A two-day NATO summit wrapped up in Strasbourg, France, on Saturday with the naming of a new secretary general and a promise to send 5,000 more troops to train Afghanistan's police and army and provide security for the country's election this summer.
At a news conference to close the summit, U.S. President Barack Obama announced the deployment and said non-combat troops in Afghanistan are as important as those directly in harm's way.
He said the agreement to send more soldiers is a "strong down payment" on the future of the alliance's mission in Afghanistan.
White House spokesman Robert Gibbs said 900 troops will come from Britain, 600 from Germany and 600 from Spain. Italy and France have also pledged to send troops, mainly to provide security for the Aug. 20 election.
Earlier in the day, France and Germany praised Obama's new military strategy in Afghanistan but resisted U.S. requests for more combat troops.
Both German Chancellor Angela Merkel and French President Nicolas Sarkozy stressed the need for Afghanistan's government and security forces to shoulder an increasing share of the burden.
They gave no sign they were prepared to send more troops. Both countries believe civilian aid and training for police are what is needed to stabilize Afghanistan.
There are more than 70,000 foreign troops in Afghanistan, mostly under NATO command. Obama recently announced he would sent an additional 21,000 U.S. troops.
Prime Minister Stephen Harper told reporters in Strasbourg that Canada "welcomes" the U.S.'s new approach and was "delighted" with its consultations with Obama.
'We have pushed for enhanced civilian and military commitment and integration from all alliance members," he said. "Providing the Afghan people with enhanced election security is an immediate priority."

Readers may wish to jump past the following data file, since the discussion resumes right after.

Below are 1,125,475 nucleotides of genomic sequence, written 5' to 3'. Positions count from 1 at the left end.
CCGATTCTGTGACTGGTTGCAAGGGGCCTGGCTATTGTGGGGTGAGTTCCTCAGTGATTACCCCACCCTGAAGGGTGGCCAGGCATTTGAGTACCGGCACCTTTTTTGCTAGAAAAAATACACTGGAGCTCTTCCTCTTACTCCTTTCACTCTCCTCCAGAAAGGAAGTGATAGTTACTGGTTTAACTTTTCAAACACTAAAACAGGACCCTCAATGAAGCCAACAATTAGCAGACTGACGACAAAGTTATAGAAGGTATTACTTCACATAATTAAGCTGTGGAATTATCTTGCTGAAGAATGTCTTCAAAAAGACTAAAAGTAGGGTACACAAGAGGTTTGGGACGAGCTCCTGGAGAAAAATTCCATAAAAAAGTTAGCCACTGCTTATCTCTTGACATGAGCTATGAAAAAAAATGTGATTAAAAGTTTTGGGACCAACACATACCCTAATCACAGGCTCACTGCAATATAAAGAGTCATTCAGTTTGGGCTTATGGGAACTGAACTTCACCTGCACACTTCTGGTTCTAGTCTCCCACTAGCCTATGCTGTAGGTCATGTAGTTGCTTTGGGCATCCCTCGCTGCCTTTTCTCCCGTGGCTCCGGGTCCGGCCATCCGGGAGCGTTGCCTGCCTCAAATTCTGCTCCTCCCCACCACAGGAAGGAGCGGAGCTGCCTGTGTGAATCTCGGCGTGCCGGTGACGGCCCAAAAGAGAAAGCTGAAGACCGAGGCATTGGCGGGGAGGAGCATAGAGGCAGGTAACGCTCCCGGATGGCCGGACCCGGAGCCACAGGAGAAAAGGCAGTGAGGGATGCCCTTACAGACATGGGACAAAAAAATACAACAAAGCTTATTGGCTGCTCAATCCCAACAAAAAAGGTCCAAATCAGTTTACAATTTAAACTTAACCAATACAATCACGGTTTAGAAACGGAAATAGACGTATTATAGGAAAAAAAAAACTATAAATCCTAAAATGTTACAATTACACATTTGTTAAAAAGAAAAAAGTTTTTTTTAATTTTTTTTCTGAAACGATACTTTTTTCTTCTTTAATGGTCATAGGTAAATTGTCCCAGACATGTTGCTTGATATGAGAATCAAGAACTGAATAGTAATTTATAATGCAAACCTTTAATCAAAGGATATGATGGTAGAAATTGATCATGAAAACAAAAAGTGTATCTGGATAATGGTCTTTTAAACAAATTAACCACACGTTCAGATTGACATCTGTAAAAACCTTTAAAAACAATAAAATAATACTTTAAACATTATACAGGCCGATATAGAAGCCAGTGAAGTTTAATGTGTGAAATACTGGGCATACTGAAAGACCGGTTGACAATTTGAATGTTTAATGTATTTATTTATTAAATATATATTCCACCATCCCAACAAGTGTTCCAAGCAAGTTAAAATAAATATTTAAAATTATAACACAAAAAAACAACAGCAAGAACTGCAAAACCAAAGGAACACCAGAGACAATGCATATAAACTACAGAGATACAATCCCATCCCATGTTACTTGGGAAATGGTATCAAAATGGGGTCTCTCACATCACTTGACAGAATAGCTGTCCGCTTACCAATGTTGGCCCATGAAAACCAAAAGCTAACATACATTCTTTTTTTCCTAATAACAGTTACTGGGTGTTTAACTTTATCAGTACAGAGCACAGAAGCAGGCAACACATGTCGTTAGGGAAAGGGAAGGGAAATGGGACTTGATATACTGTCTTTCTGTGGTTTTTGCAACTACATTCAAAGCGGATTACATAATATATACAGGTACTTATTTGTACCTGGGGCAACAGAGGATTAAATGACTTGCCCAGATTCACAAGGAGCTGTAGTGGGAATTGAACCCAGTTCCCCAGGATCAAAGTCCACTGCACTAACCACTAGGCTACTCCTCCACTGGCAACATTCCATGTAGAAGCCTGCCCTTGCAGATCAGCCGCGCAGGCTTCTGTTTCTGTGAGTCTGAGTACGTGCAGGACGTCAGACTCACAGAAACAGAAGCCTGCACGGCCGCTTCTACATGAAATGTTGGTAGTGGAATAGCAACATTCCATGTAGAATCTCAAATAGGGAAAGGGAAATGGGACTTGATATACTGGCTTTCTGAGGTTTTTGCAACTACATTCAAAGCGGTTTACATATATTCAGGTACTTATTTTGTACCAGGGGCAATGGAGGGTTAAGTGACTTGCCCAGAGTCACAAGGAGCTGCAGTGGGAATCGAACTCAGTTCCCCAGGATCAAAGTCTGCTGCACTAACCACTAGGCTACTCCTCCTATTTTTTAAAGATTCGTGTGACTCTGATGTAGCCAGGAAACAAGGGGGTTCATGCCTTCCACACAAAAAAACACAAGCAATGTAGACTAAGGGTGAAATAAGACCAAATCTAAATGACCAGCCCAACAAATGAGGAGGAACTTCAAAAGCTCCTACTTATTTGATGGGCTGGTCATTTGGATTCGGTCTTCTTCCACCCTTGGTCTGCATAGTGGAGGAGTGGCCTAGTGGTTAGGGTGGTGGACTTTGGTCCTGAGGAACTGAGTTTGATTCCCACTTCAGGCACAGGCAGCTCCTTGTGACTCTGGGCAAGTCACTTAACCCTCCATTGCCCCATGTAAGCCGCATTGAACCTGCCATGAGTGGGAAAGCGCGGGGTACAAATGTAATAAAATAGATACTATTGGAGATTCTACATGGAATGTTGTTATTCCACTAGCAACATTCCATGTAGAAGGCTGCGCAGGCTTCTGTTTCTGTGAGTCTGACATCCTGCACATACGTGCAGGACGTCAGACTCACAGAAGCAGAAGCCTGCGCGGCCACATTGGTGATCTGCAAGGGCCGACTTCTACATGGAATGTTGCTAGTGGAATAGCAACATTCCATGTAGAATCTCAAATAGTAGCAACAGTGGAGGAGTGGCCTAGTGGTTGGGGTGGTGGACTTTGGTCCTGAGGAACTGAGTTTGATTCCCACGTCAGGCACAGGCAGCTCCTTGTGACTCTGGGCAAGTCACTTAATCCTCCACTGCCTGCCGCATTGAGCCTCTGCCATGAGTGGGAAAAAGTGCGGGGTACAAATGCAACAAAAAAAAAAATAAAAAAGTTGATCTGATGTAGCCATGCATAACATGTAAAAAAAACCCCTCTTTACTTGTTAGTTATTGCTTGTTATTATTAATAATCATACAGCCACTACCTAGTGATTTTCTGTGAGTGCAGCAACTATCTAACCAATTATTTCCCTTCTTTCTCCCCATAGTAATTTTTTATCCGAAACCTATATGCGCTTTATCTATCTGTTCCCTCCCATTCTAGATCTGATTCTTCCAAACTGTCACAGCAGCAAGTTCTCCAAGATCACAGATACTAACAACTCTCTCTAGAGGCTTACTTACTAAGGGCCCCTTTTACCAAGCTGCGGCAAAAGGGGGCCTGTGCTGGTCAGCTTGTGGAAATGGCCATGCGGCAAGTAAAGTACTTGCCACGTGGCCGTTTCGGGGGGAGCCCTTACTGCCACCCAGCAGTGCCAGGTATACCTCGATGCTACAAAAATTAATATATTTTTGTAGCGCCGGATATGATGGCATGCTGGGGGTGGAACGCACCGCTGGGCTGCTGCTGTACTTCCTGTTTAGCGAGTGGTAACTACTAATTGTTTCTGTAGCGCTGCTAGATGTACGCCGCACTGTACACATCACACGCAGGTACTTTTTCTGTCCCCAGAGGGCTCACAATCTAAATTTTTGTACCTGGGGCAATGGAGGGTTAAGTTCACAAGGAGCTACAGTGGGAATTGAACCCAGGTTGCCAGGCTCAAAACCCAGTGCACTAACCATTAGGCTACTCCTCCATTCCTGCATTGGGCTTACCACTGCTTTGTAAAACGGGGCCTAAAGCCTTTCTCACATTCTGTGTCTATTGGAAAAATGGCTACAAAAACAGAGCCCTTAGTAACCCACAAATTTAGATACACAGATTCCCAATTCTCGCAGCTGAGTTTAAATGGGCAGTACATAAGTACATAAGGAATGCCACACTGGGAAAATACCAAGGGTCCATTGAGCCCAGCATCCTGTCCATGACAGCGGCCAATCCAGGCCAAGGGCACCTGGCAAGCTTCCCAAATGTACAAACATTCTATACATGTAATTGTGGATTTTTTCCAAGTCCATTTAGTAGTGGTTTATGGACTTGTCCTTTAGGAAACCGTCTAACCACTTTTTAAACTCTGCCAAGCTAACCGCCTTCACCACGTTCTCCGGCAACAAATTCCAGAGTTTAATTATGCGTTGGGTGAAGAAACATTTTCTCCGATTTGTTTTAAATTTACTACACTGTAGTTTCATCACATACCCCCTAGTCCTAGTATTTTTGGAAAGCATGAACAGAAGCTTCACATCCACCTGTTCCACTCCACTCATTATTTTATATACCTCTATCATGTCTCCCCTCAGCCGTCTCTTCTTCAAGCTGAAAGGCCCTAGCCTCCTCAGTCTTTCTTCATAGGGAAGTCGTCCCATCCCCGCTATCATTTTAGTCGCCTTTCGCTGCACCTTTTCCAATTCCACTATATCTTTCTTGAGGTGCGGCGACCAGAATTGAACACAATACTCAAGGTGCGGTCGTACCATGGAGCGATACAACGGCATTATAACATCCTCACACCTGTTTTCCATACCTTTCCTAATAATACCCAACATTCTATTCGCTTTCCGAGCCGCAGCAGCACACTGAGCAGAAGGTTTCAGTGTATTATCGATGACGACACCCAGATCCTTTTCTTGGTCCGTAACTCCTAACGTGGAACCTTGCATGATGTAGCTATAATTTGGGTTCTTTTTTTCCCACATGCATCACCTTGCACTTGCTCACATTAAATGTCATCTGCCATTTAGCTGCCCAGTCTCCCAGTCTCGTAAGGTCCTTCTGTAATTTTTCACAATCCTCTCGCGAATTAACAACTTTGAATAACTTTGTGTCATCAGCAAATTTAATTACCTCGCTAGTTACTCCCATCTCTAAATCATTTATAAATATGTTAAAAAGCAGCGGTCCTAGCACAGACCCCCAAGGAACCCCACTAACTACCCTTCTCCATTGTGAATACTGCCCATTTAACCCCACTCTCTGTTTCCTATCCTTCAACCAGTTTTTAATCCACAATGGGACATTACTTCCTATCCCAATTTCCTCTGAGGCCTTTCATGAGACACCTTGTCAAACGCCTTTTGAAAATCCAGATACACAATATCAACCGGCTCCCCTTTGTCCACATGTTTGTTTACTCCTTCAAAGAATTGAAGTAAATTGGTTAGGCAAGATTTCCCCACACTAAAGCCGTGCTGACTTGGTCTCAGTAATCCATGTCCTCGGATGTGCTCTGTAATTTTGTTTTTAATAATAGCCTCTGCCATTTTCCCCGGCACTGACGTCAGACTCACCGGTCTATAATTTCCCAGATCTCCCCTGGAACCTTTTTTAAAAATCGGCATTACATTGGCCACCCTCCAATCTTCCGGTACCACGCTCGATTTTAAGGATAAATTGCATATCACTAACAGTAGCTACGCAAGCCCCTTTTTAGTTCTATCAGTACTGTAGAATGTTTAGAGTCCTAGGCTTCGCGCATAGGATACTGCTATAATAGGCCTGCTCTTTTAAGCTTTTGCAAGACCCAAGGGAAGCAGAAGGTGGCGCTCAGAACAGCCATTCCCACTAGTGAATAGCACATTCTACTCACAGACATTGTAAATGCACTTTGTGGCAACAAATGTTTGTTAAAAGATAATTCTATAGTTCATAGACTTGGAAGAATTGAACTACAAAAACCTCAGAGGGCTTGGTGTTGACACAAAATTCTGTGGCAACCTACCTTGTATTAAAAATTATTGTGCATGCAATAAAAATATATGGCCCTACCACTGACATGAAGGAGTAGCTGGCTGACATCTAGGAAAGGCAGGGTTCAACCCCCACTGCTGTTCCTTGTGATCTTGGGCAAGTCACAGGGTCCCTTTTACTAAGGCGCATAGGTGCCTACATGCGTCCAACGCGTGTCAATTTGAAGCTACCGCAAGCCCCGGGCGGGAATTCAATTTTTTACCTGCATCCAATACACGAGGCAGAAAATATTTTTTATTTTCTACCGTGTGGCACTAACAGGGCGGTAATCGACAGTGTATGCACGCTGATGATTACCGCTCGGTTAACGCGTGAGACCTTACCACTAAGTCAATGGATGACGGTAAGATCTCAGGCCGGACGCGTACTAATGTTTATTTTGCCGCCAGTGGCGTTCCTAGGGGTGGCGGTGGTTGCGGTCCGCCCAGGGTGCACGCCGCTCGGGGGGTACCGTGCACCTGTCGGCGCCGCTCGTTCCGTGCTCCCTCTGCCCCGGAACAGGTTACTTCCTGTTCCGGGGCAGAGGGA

About 2,500 Canadian soldiers are in Afghanistan, mostly in and around Kandahar, as part of the NATO-led International Security Assistance Force.
Danish PM to become new NATO leader in August
The summit, marking the 60th anniversary of the North Atlantic Treaty Organization, also saw the naming of a new secretary general.
Danish Prime Minister Anders Fogh Rasmussen won out in a bid to become NATO chief after a heated internal debate with Turkey.
The Turks were upset with Rasmussen's handling of a cartoon controversy in 2006 that offended some people in the Muslim world when he defended the right to print cartoons of the Prophet Muhammad.
Fogh Rasmussen announced he'll be taking up the "transformation of NATO" when he officially assumes the post in August, taking over from Jaap de Hoop Scheffer of the Netherlands. He will be the first sitting prime minister to take on the NATO role.
De Hoop Scheffer did not say whether Rasmussen was the only candidate for the top NATO post or whether Turkey was the only NATO country to object to his candidacy.
Other possible candidates for NATO's top post were said to have included Canadian Defence Minister Peter MacKay, former British defence minister Des Browne and Norwegian Foreign Minister Jonas Gahr Stoere.
De Hoop Scheffer said there was unanimous agreement to name Fogh Rasmussen as leader of the 28-member alliance.
"Every head of state and government is fully convinced that Anders Fogh Rasmussen is the best choice for NATO," said the alliance's outgoing secretary general.
He also spoke of NATO's role in Afghanistan, saying the alliance will provide more trainers and more mentors for the Afghan police and the Afghan National Army.
"We will deploy the forces necessary to support the upcoming elections in Afghanistan," he added.
Obama welcomed Albania and Croatia into the organization and declared to other nations that "the door to membership will remain open."
"It is a measure of our vitality that we are still welcoming new members," Obama said of the military alliance.